A sympathetic look at the Union general with an eye toward correcting inaccuracies in the record.
The late historian Eisenhower (Soldiers and Statesmen: Reflection on Leadership, 2012, etc.), son of the president and a general and West Point graduate in his own right, does a service in presenting this solid, useful biography of William Tecumseh Sherman (1820-1891), the great general and comrade of Ulysses S. Grant. In his unadorned prose, Eisenhower conveys the stalwart, no-nonsense nature of this dedicated soldier who engineered the modern concept of “total war” and, like Grant, was not afraid to fight. Born in Lancaster, Ohio, Sherman was sent to live with a foster family, the Ewings, when his prominent father died. He stayed loyal to the first woman he loved, daughter Ellen Ewing, and later married her. Like fellow Ohioan and West Point graduate Grant, Sherman floundered during peacetime, resisting his in-laws’ pressure to take up family employment. He was dismayed at the disintegration of the Union and believed presciently that the Civil War would be won in the West, specifically in terms of who controlled the Mississippi. Under Gen. Winfield Scott, Sherman’s brigade at the battle of Bull Run suffered high casualties, and he expected to be “cashiered.” Instead, he was promoted and vindicated himself at Shiloh, despite his periodic depression that rendered him temporarily “unbalanced.” Under Grant, Sherman found his “niche,” and Eisenhower depicts their warm friendship as they protected each other through the key battles of Vicksburg, Chattanooga, Kennesaw Mountain and Atlanta. Grant gave Sherman total credit for the revolutionary concept of a “march to the sea.” The author tempers criticism of Sherman’s supposed ruthlessness with accounts of his fairness toward civilians and his saving of Savannah.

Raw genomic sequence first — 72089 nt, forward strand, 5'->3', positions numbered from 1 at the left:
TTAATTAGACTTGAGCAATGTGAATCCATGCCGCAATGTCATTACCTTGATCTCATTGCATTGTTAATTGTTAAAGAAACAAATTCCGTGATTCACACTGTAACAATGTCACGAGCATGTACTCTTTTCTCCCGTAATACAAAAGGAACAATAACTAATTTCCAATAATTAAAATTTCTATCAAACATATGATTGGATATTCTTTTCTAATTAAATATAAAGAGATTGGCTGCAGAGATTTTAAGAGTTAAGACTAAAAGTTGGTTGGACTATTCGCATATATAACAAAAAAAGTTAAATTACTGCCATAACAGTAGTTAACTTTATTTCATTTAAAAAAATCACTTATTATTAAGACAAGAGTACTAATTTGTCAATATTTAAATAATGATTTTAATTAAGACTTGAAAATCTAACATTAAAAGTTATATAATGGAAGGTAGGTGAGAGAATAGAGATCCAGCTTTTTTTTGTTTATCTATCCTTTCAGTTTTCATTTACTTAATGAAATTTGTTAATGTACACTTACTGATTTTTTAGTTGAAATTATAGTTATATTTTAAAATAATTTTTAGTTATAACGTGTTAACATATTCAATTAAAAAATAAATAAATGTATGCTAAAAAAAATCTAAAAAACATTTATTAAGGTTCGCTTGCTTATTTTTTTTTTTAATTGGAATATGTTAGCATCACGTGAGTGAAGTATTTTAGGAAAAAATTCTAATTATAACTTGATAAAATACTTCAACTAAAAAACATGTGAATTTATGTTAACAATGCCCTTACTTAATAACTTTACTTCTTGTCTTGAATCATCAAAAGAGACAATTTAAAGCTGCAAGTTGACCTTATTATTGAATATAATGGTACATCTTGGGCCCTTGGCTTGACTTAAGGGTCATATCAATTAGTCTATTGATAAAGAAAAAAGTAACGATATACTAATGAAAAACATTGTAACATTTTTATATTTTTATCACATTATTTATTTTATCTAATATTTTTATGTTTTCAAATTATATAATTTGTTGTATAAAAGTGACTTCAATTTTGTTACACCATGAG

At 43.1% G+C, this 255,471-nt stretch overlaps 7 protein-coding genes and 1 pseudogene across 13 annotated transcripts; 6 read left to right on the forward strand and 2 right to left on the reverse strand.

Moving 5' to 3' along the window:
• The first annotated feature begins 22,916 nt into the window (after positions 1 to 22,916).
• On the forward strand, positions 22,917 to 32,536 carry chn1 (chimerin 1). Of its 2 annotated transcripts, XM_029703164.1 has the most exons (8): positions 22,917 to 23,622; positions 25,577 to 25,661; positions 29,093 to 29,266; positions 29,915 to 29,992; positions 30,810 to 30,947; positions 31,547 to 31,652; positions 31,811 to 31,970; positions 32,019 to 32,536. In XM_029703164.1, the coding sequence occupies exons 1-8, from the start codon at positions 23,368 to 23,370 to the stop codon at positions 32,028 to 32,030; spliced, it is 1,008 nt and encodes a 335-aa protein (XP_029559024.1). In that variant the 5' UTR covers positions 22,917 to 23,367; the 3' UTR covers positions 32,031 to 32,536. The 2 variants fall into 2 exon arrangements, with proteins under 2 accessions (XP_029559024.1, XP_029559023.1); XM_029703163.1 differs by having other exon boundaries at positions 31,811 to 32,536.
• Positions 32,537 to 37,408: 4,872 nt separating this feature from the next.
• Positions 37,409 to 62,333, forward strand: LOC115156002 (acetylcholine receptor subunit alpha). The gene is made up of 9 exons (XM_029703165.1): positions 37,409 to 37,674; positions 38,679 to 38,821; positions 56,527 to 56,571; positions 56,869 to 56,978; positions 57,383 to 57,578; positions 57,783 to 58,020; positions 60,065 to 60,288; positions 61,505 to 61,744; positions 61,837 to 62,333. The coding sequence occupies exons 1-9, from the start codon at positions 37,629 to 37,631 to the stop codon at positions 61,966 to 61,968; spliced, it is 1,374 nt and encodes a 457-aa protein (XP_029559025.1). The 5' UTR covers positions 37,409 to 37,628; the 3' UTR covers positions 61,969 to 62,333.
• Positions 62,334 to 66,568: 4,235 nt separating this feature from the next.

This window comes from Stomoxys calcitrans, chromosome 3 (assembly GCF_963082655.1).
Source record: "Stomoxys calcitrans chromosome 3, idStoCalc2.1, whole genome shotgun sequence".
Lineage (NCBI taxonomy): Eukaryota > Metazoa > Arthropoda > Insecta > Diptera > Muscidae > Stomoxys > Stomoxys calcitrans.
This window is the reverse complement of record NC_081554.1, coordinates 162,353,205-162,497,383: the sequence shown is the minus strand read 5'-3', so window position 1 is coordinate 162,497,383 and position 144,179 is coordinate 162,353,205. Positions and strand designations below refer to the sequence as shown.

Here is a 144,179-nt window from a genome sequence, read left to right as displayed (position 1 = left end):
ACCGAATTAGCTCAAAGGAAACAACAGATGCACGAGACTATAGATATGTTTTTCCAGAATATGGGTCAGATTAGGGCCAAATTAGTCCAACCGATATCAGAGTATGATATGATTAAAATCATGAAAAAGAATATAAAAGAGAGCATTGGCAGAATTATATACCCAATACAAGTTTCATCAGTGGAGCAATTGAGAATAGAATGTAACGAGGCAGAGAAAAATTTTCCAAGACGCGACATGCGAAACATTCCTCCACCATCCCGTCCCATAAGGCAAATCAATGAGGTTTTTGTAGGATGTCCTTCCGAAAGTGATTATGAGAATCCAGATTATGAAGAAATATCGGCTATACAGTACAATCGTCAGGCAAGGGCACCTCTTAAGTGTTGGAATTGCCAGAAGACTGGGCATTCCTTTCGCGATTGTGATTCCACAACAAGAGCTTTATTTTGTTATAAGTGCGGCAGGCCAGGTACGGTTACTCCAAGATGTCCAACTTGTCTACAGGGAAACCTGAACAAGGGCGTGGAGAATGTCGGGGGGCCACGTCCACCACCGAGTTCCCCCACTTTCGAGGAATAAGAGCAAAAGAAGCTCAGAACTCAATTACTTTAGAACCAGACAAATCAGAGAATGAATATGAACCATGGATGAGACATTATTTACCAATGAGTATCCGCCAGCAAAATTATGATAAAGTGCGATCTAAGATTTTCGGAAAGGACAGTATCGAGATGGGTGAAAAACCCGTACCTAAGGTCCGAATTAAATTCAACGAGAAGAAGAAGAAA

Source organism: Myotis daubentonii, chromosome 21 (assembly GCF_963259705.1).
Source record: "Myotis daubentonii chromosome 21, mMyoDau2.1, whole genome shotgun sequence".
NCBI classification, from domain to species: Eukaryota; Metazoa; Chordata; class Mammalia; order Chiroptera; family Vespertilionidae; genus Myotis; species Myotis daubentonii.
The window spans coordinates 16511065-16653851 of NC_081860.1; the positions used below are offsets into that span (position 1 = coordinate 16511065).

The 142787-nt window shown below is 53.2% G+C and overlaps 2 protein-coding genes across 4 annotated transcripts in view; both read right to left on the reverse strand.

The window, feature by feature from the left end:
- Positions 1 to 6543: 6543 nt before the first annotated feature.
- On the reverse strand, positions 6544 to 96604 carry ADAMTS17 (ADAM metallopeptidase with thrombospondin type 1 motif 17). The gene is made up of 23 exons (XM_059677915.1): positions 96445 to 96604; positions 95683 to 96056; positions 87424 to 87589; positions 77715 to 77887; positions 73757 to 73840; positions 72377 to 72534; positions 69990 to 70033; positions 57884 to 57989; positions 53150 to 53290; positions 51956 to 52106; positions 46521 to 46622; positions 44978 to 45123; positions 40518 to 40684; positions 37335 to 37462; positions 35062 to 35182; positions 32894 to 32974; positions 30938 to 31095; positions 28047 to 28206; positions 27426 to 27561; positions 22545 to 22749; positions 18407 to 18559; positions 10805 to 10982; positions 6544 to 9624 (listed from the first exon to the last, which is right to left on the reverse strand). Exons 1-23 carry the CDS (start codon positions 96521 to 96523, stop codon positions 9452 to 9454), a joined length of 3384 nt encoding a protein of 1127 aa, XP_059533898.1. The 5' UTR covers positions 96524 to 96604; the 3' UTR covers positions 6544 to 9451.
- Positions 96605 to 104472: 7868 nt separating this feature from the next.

A readable, evenhanded work that would be appropriate for younger readers as well.